Chairman Jonathan Friendly oversaw the last program hiatus during the 20th anniversary year

Alfred Friendly Press Partners is taking a yearlong hiatus to reevaluate its international journalism fellowship program and plan for its 40th anniversary in spring 2024.

The nonprofit organization provides young journalists, primarily from developing countries, with hands-on training from experts at the Missouri School of Journalism and months of real-world experience working on the staffs of innovative U.S. newsrooms.

The rise of authoritarian states, state capture of media, the growth of misinformation and disinformation, increasing attacks on journalists and pressures on financial sustainability are all existential threats to a free press. The pandemic accelerated news media restructuring, and the use of generative artificial intelligence adds to the industry’s uncertain future.

Journalism philanthropy is also going through a transition that affects independent nonprofits like Alfred Friendly that get no direct government support and depend on donations and grants to operate.

The Alfred Friendly Foundation wants to ensure the training program adapts to the new conditions and meets its mission to uplift journalism around the world.

Alfred Friendly Press Partners took a similar break two decades ago when foundation Chairman Jonathan Friendly and Director Susan Albrecht traveled around the world to meet with past Fellows and study how needs of the developing world’s newsrooms had changed since the program’s inception.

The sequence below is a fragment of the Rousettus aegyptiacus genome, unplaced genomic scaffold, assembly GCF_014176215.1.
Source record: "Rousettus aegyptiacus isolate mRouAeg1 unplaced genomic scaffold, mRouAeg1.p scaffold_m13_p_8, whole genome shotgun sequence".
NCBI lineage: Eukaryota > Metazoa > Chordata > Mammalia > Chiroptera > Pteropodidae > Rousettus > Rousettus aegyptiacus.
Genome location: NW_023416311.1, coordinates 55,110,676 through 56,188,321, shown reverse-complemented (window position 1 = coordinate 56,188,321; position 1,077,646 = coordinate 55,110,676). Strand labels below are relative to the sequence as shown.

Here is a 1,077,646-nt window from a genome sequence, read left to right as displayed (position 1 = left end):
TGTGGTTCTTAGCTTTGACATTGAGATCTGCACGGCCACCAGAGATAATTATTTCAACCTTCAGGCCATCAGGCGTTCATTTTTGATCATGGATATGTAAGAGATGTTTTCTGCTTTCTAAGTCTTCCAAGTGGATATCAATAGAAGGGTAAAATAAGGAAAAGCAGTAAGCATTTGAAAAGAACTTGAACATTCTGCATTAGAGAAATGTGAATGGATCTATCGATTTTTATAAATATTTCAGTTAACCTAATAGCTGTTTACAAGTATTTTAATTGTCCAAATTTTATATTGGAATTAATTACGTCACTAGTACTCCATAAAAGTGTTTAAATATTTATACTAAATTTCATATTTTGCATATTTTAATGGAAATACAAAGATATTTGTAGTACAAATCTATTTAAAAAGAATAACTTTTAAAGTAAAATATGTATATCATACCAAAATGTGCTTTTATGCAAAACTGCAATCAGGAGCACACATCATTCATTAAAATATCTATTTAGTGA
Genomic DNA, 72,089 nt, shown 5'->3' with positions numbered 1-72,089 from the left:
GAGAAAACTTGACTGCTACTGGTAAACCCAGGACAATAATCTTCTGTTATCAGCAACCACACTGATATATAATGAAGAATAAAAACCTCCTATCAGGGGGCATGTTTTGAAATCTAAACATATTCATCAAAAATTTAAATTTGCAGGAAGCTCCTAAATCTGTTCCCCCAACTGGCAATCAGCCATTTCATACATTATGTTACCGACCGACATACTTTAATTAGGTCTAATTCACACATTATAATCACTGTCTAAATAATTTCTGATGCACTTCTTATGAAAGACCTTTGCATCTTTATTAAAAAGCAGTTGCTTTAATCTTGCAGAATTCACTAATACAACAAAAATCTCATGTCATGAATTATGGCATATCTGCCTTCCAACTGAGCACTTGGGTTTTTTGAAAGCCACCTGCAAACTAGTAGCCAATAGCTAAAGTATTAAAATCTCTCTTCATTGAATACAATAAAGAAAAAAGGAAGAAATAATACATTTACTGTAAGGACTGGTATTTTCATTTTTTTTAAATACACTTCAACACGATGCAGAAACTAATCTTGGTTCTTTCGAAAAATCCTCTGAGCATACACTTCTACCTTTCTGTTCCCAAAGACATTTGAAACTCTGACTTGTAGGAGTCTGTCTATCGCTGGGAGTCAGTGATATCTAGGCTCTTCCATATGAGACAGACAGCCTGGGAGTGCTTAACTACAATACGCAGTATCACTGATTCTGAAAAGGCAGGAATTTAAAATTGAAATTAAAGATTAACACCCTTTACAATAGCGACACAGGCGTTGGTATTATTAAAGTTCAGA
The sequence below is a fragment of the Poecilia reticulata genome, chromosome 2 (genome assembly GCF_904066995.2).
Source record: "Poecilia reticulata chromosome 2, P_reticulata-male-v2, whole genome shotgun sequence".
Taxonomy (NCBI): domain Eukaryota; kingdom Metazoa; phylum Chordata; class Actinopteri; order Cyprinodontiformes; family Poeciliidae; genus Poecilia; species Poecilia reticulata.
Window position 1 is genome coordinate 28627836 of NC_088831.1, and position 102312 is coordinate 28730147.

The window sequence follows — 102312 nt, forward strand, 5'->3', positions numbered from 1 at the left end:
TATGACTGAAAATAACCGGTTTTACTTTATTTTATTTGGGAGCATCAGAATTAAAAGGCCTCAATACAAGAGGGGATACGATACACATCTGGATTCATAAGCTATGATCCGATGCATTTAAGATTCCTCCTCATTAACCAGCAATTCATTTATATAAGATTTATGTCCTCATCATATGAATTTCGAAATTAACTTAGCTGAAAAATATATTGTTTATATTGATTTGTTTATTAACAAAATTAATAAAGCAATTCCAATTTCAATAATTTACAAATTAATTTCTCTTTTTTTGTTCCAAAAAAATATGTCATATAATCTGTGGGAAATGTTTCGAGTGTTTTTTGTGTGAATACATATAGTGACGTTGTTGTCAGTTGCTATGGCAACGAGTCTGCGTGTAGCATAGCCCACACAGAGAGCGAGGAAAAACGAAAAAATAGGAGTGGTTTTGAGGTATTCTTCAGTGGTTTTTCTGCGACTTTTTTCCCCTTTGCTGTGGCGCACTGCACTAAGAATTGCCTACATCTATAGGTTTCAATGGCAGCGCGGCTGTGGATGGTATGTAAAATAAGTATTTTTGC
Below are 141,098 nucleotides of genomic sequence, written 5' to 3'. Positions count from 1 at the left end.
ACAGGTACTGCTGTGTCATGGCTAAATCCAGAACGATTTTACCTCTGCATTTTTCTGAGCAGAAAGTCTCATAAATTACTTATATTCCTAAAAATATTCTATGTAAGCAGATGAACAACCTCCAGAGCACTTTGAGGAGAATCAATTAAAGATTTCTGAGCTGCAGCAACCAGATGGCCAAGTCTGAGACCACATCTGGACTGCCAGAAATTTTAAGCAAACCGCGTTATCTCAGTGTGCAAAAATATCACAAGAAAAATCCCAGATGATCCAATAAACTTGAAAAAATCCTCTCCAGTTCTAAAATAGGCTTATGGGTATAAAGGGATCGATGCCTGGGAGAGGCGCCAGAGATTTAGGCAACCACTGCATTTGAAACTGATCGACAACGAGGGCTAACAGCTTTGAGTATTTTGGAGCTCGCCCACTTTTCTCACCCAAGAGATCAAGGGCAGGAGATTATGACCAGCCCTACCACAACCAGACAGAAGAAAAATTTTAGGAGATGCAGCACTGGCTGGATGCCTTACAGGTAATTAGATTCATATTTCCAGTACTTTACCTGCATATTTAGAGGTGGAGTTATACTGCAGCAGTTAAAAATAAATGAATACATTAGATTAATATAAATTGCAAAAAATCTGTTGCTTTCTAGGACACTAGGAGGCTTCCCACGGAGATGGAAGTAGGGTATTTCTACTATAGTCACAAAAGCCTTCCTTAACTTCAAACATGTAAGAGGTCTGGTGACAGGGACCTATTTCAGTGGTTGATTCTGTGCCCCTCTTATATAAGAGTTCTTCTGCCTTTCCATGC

In 2004, they visited 50 alumni, potential applicants and newsroom executives in Beijing, Guangzhou, Hong Kong, Istanbul, Johannesburg, Lagos and New Delhi. They returned convinced of the need for a new program model — one that relies on long-term relationships with the international home newsrooms and one that recognizes how American newsrooms have changed with falling revenues and the addition of new digital media outlets.

Today, the impact of the pandemic lingers as newsrooms continue to limit office operations and reporters and editors work remotely much of the time.

In addition, fellowship applicants increasingly want training beyond basic journalism.

They often want to learn about new revenue models for media, cross-border collaborations, investigative reporting and skills in areas like business, health, climate and conflict resolution.

In a recent survey, alumni and supporters affirmed that the combination of top-caliber hands-on training and lengthy in-person newsroom experience with mentorship is what sets the Alfred Friendly fellowship program apart from any other program in the world.

But some suggested that the program should do more to take advantage of positive trends in journalism today, including:

  • the rise in nonprofit news media outlets that focus on investigative reporting;
  • the increase in big data leaks and whistleblowing;
  • the expansion of cross-border collaborative journalism with radical sharing, set in motion by the Panama Papers project run by a former Alfred Friendly fellow;
  • ubiquitous video conferencing, which allows the program to pivot to online programming when necessary.

Alfred Friendly will continue to seek advice from supporters and welcomes input from anyone who shares our mission to improve the quality of journalism worldwide.